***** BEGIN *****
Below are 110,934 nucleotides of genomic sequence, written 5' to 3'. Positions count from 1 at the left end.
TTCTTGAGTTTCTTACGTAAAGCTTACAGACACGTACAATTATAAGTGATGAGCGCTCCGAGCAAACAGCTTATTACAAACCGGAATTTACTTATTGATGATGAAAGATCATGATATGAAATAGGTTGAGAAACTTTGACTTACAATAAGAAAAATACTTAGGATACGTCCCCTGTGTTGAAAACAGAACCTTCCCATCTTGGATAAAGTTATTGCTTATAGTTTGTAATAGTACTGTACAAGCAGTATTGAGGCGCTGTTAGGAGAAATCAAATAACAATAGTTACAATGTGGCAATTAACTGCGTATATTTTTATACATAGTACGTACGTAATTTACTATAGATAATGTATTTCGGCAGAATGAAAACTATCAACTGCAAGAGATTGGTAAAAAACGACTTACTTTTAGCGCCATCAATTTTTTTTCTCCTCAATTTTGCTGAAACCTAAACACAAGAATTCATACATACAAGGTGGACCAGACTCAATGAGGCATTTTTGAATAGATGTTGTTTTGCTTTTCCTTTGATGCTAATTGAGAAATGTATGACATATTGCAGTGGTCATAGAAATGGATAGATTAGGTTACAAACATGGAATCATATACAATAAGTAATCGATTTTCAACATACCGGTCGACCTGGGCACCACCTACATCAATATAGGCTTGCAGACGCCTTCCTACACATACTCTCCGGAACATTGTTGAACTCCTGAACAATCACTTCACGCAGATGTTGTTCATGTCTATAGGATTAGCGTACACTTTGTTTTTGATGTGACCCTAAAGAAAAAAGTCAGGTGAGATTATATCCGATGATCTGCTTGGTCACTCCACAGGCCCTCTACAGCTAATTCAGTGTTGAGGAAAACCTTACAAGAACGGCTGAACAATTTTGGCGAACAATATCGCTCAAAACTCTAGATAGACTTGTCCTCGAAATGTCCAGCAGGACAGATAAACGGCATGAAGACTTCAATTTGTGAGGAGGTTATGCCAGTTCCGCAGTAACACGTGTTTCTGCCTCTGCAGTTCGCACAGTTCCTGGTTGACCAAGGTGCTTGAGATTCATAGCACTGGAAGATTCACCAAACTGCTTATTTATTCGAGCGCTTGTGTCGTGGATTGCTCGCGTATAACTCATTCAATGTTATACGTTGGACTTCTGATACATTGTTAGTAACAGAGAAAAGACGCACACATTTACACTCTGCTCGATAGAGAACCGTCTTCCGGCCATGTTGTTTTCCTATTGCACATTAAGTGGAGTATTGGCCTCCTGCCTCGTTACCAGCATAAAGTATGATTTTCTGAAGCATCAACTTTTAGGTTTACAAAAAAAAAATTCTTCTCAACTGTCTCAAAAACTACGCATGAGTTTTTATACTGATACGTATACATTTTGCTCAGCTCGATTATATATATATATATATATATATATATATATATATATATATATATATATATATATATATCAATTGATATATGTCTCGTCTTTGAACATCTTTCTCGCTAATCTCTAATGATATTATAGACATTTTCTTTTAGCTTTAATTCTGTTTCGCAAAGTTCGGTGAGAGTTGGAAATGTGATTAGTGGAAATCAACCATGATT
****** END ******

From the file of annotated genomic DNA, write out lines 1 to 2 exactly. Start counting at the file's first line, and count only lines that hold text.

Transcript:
Below are 110,934 nucleotides of genomic sequence, written 5' to 3'. Positions count from 1 at the left end.
TTCTTGAGTTTCTTACGTAAAGCTTACAGACACGTACAATTATAAGTGATGAGCGCTCCGAGCAAACAGCTTATTACAAACCGGAATTTACTTATTGATGATGAAAGATCATGATATGAAATAGGTTGAGAAACTTTGACTTACAATAAGAAAAATACTTAGGATACGTCCCCTGTGTTGAAAACAGAACCTTCCCATCTTGGATAAAGTTATTGCTTATAGTTTGTAATAGTACTGTACAAGCAGTATTGAGGCGCTGTTAGGAGAAATCAAATAACAATAGTTACAATGTGGCAATTAACTGCGTATATTTTTATACATAGTACGTACGTAATTTACTATAGATAATGTATTTCGGCAGAATGAAAACTATCAACTGCAAGAGATTGGTAAAAAACGACTTACTTTTAGCGCCATCAATTTTTTTTCTCCTCAATTTTGCTGAAACCTAAACACAAGAATTCATACATACAAGGTGGACCAGACTCAATGAGGCATTTTTGAATAGATGTTGTTTTGCTTTTCCTTTGATGCTAATTGAGAAATGTATGACATATTGCAGTGGTCATAGAAATGGATAGATTAGGTTACAAACATGGAATCATATACAATAAGTAATCGATTTTCAACATACCGGTCGACCTGGGCACCACCTACATCAATATAGGCTTGCAGACGCCTTCCTACACATACTCTCCGGAACATTGTTGAACTCCTGAACAATCACTTCACGCAGATGTTGTTCATGTCTATAGGATTAGCGTACACTTTGTTTTTGATGTGACCCTAAAGAAAAAAGTCAGGTGAGATTATATCCGATGATCTGCTTGGTCACTCCACAGGCCCTCTACAGCTAATTCAGTGTTGAGGAAAACCTTACAAGAACGGCTGAACAATTTTGGCGAACAATATCGCTCAAAACTCTAGATAGACTTGTCCTCGAAATGTCCAGCAGGACAGATAAACGGCATGAAGACTTCAATTTGTGAGGAGGTTATGCCAGTTCCGCAGTAACACGTGTTTCTGCCTCTGCAGTTCGCACAGTTCCTGGTTGACCAAGGTGCTTGAGATTCATAGCACTGGAAGATTCACCAAACTGCTTATTTATTCGAGCGCTTGTGTCGTGGATTGCTCGCGTATAACTCATTCAATGTTATACGTTGGACTTCTGATACATTGTTAGTAACAGAGAAAAGACGCACACATTTACACTCTGCTCGATAGAGAACCGTCTTCCGGCCATGTTGTTTTCCTATTGCACATTAAGTGGAGTATTGGCCTCCTGCCTCGTTACCAGCATAAAGTATGATTTTCTGAAGCATCAACTTTTAGGTTTACAAAAAAAAAATTCTTCTCAACTGTCTCAAAAACTACGCATGAGTTTTTATACTGATACGTATACATTTTGCTCAGCTCGATTATATATATATATATATATATATATATATATATATATATATATATATATATATATATATCAATTGATATATGTCTCGTCTTTGAACATCTTTCTCGCTAATCTCTAATGATATTATAGACATTTTCTTTTAGCTTTAATTCTGTTTCGCAAAGTTCGGTGAGAGTTGGAAATGTGATTAGTGGAAATCAACCATGATT